Sex abuse allegations in child care cases pose difficult challenges to court system

Opinion: ‘Assessing the sexual abuse of children is a notoriously difficult area’

Wed, Jun 11, 2014, 00:01

The nature of this case changed in the course of the hearings, which began as a case involving neglect, as evidence of sexualised behaviour on the part of one of the children emerged while he was in care. In this case the mother was pregnant and gave birth while the case was going on and the baby was also immediately taken into care.


Most of the other cases took a very long time (typically about 20 days, which outside of Dublin extended over a number of months) because of the complexity of the issues and, sometimes, the lack of, or delay, in producing necessary assessments or documents.

Assessing the sexual abuse of children is a notoriously difficult area. According to the child sex abuse charity Cari sometimes sexual abuse may never be independently proved and it warns against jumping to conclusions.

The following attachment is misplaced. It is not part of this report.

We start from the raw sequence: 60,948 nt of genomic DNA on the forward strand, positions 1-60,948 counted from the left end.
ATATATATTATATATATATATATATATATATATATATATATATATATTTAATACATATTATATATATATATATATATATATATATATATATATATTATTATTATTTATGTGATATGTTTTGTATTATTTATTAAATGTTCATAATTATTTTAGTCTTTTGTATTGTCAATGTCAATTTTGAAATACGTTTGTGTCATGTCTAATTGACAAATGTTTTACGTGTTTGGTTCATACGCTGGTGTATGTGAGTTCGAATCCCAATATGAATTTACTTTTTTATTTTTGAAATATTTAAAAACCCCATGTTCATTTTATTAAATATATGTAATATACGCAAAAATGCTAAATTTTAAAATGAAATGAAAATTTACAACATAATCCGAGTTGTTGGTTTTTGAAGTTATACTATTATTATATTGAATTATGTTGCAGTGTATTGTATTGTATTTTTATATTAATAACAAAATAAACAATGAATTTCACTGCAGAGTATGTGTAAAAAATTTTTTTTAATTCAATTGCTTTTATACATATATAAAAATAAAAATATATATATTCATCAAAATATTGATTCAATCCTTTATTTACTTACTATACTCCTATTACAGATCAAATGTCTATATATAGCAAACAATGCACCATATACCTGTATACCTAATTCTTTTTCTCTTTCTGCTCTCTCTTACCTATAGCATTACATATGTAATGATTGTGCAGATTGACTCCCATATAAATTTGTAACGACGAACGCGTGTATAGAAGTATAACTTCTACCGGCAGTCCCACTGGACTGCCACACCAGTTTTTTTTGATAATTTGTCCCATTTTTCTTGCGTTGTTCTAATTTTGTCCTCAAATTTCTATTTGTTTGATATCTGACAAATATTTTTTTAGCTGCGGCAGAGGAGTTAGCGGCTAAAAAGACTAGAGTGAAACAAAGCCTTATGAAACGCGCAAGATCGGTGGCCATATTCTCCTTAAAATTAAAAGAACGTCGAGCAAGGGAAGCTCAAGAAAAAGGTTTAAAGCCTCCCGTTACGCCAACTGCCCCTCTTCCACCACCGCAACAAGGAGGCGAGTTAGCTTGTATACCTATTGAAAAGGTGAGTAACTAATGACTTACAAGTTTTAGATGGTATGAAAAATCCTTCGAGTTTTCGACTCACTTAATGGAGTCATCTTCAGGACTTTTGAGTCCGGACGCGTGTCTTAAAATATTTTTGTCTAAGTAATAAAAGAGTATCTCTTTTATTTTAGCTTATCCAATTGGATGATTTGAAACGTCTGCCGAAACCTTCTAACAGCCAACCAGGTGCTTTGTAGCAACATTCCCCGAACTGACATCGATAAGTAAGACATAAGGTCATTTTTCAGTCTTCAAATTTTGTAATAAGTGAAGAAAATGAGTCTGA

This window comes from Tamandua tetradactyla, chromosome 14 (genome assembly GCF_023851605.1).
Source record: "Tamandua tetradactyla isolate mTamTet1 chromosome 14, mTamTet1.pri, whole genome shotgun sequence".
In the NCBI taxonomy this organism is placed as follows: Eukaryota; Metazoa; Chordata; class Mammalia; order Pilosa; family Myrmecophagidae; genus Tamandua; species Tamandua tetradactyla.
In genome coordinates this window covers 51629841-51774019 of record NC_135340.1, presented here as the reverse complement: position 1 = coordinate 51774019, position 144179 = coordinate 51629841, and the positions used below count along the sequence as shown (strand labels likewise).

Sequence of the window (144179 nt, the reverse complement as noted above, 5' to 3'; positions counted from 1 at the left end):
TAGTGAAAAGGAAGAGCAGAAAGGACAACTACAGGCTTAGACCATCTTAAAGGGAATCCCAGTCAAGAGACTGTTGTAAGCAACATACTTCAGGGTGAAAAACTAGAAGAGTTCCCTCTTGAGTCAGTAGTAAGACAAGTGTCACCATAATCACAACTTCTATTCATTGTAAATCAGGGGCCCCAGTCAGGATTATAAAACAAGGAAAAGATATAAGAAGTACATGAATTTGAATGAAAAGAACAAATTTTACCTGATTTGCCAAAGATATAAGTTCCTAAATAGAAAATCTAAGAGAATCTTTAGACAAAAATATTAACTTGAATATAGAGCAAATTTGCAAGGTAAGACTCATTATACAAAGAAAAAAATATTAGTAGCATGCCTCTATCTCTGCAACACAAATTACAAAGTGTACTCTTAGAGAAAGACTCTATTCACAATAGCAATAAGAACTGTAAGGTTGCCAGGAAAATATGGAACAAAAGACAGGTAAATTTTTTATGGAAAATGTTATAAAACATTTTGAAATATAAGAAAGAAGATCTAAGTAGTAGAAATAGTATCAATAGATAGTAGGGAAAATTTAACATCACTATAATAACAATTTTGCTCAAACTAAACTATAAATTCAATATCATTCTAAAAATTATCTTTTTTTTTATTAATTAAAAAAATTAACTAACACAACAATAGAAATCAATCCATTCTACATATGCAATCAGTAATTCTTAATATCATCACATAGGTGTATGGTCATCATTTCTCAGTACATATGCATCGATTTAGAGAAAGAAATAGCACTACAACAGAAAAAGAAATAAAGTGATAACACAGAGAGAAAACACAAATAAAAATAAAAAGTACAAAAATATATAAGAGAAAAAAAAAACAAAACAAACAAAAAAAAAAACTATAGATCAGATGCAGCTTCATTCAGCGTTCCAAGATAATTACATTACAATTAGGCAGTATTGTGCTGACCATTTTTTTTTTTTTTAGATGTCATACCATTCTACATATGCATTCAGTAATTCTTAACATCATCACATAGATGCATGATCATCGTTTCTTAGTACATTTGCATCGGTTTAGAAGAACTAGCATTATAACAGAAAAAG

In two of the cases the sexualised behaviour of some of the children was at the centre of the cases. In one of them the CFA, guardian ad litem and judge all expressed the view that this behaviour strongly suggested the children had been sexually abused and interim care orders were granted, pending further assessments by St Clare’s specialist child sex abuse unit. In the other case a witness who was a social worker and psychotherapist said the behaviour is not necessarily a result of sexual abuse. She said it could also be self-soothing and a response to unmet emotional needs.

In two cases it was suggested the behaviour on the part of very young children could have been caused by exposure to pornography. These contrasting approaches could lead to different outcomes in cases arising from similar circumstances.

It is hoped the publication of the details of these long and difficult cases will allow greater public debate on the very complex issues, to which there are no easy solutions. Carol Coulter is director of the Child Care Law Reporting Project. Volume 2 of the 2014 reports of childcare proceedings is on

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